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The term gene therapy describes treatment resulting from expression of a transferred gene (or transgene) in diseased or other cells by engineered vectors. Once within the cell, the transgene can direct synthesis of a therapeutic protein that can complement a genetic deficiency or confer upon the cell a desired phenotype or function. Many clinical trials have involved gene therapy for patients with various gene-deficient hematologic diseases, such as severe combined immunodeficiency, hemophilia, Wiskott-Aldrich syndrome, chronic granulomatous disease, aplastic anemia, hemoglobinopathies, HIV infection, and leukemia. Results from some clinical trials indicate that gene therapy can cure or improve many inherited or acquired hematologic disorders. This chapter reviews the basic principles of gene transfer and the results of selected preclinical and clinical studies.


Acronyms and Abbreviations

AAV, adeno-associated virus; ADA-SCID, adenosine deaminase deficiency severe combined immunodeficiency; ARSA, arylsulfatase A; BCNU, 1,3-bis-(2-chloroethyl)-1-nitrosourea; CAR, chimeric antigen receptor; CCR5, chemokine (C-C motif) receptor 5 gene; CGD, chronic granulomatous disease; CLL, chronic lymphocytic leukemia; CRISPR, clustered, regularly interspaced, short palindromic repeats; DSB, double-stranded break; FA, Fanconi anemia; FVIII, factor VIII; FIX, factor IX; GCV, ganciclovir; GVHD, graft-versus-host disease; Hgb, hemoglobin; HR, homologous recombination; HSC, hematopoietic stem cell; HSV, herpes simplex virus; HSV-TK, herpes simplex virus thymidine kinase; iCasp9, inducible caspase 9 protein; IL2RG, interleukin-2 receptor gene; LTRs, the long terminal repeats; MGMT, O6-methylguanine-DNA methyltransferase; MLD, metachromatic leukodystrophy; SIN, self-inactivating; siRNA, small interfering RNA; TALEN, transcription activator-like effector nuclease; TMZ, temozolomide; WAS, Wiskott-Aldrich syndrome; X-ALD, X-linked adrenoleukodystrophy; X-SCID, X-linked severe combined immunodeficiency; ZFN, zinc-finger nuclease.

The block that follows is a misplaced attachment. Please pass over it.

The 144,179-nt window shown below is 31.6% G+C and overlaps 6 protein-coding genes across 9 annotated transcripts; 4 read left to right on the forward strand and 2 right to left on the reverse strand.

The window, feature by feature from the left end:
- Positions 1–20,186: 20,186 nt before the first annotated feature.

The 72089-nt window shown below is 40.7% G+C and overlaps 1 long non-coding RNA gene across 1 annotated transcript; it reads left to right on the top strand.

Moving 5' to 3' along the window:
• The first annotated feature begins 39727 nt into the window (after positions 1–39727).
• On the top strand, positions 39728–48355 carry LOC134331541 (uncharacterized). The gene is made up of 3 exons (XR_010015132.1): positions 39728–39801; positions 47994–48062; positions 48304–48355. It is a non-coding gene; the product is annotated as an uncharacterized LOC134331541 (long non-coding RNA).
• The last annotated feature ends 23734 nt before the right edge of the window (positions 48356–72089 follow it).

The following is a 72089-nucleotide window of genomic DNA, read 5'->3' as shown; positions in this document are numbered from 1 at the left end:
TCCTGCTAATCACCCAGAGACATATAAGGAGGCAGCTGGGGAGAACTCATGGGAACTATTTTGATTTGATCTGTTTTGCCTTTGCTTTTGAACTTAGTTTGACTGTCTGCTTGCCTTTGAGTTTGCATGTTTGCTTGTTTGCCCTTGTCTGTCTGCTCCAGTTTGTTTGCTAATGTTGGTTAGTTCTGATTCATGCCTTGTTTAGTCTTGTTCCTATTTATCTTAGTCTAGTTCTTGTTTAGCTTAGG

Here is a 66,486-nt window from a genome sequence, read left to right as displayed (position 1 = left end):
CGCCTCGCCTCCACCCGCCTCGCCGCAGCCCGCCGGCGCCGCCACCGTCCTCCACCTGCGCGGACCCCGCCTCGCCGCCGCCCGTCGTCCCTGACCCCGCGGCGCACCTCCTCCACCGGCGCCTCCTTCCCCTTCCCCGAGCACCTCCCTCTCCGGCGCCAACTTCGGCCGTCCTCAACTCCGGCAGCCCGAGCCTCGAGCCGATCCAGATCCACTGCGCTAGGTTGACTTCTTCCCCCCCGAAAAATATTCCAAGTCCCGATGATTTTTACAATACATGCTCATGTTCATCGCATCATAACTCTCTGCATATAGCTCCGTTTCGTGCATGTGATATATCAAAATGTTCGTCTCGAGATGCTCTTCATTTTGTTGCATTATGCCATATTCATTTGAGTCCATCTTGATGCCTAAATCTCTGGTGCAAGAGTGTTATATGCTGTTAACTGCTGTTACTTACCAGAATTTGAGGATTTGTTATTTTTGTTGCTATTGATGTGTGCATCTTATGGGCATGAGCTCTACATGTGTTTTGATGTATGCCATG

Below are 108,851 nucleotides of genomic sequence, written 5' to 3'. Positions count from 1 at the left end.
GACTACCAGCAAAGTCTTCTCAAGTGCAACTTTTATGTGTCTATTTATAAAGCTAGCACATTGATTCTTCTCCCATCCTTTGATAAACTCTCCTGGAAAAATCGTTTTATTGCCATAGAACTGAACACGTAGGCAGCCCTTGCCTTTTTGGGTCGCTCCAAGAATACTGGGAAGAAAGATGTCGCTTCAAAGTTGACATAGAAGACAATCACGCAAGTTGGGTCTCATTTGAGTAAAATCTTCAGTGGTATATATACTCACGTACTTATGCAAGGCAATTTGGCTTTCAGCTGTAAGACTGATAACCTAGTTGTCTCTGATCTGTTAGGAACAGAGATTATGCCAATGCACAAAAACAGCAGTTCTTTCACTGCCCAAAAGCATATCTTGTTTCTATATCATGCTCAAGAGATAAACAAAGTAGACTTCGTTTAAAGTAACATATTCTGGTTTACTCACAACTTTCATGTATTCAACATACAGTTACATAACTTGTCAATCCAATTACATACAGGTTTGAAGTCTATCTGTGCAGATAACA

Gene therapy is a promising treatment for several inherited or acquired hematologic disorders. Gene therapy involves the introduction of a functional gene to replace a mutated gene or a therapeutic gene to provide a missing or defective protein to the organism. In some cases, the patient’s blood cells are removed and special, targeted cells such as hematopoietic stem cells (HSCs) are selected for engineering. The therapeutic genes are introduced into a vector and delivered into the targeted cells. These targeted, gene-modified cells are reinfused back into the patient. Because this method modifies cells outside the patient’s body, it is called ex vivo gene therapy (Fig. 29–1A). By contrast in vivo gene therapy describes the therapeutic gene-containing vectors being directly injected into the patient (Fig. 29–1B). In the in vivo case, the gene is expressed, producing a therapeutic protein for treatment. Theoretically, if the gene-modified cells are long-lived and able to expand inside the body, a single gene therapy can be sufficient to provide a lifelong therapeutic effect. Current gene therapy technologies have reached the point that many types of single-gene hematologic deficiency diseases can be permanently corrected, for example, X-linked severe combined immunodeficiency (X-SCID) and adenosine deaminase deficiency severe combined immunodeficiency (ADA-SCID).

Figure 29–1.

A. Ex vivo gene therapy involves 4 steps: 1. Obtain patient’s blood (HSCs or T cells); 2. transduce ...

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